Buying new furniture for a big move or home refresh is super exciting… if it all fits through the door! Although it may seem like a no-brainer, measuring a space before buying furniture is frequently overlooked and one of the biggest mistakes we see people make. Not only must you measure to ensure the piece you bought will fit in your room, but you must also account for small doorways, narrow halls and curvy stairwells that can all pose a problem when it comes to delivery. In many cases, just an inch of space can make all of the difference. No one wants to end up in that episode of Friends where Ross shouts “Pivot!” Avoid the headache, and learn how to measure your space below.
1. Tape It Out Before You Buy
The first step is to make sure the item you’re thinking about works in your space.
For your convenience, we have published dimensions (height x width x depth) under Specifications on every KKH product page when you shop our site. If you have trouble visualizing the size of the piece in your space, one easy trick is to measure out the width and depth on the floor with masking tape or painter tape. You can also place a piece of tape on the wall to get an idea of height. If you’re measuring a sofa, make sure you also record the diagonal depth, which will determine if the piece can be brought through tighter entryways at an angle (read below for an example).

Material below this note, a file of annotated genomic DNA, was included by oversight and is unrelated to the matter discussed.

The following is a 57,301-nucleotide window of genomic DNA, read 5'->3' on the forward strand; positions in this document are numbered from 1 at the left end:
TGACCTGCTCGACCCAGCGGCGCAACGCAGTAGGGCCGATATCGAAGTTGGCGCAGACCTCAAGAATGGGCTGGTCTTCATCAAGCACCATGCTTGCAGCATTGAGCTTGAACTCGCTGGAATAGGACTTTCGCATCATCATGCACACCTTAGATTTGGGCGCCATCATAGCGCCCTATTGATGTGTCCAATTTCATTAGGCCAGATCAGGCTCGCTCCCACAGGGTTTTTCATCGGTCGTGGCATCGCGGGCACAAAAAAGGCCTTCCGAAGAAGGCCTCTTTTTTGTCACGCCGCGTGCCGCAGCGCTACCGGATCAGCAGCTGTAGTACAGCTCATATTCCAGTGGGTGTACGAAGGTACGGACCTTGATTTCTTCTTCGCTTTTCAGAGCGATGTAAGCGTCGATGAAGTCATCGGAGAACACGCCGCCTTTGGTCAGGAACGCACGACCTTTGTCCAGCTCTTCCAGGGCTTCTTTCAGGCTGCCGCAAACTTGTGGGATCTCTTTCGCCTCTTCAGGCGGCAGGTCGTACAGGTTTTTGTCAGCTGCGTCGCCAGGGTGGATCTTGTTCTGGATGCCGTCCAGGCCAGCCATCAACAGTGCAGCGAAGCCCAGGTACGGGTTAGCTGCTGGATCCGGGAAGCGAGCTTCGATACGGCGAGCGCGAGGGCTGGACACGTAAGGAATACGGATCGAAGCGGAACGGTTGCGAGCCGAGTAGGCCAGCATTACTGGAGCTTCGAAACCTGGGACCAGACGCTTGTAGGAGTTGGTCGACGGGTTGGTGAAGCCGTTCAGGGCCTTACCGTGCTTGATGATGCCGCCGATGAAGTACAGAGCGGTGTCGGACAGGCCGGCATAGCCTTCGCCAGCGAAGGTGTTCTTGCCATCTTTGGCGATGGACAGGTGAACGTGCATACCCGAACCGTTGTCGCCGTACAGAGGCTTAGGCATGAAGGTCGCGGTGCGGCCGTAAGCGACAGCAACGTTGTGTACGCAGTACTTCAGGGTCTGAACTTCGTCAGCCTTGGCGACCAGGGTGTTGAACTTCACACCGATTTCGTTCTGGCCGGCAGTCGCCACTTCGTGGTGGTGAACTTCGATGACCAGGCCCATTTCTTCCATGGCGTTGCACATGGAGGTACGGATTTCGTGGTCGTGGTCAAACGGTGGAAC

2. Measure Your Home
The second step is to check that the piece you ordered will fit in all entryways and doors. Here’s a small checklist of measurements to have on hand:
a. Measure the height (A) and width (B) of all doors and hallways. When measuring the door, make sure you’re take the measurement inside the doorframe. You may not have as much space as you originally thought!
b. Measure the clearance length (C) between outside and interior walls.
3. Make Sure Everything Fits Perfectly
Don’t risk damaging your items by pushing through tight halls and doorways. Here are the guidelines to guarantee zero sofa debacles while moving in.
For Sofas, Chairs, and Tables-
a. The width of the doorway (B) must exceed at least one of the following: the piece’s depth (d), diagonal depth (dd), or height (h).
b. If the entryway clearance (C) exceeds the piece’s width (w), then you can move it in horizontally.
c. If the entryway clearance (C) is less than the piece’s width (w), then you will need to move it in vertically, meaning that the entryway height (A) must exceed the piece’s width (w).
WARNING: Here are the circumstances that’ll end in disaster. Reconsider your options if either holds true:
For Bookcases and Display Cases-
a. The width of the entryway (B) must exceed the piece’s depth (d).
b. If the entryway clearance (C) exceeds the piece’s height (h), then you can move it in horizontally.
c. If the entryway clearance (C) is less than the piece’s height (h), then you will need to move it in vertically, meaning that the entryway height (A) must exceed the piece’s height (h).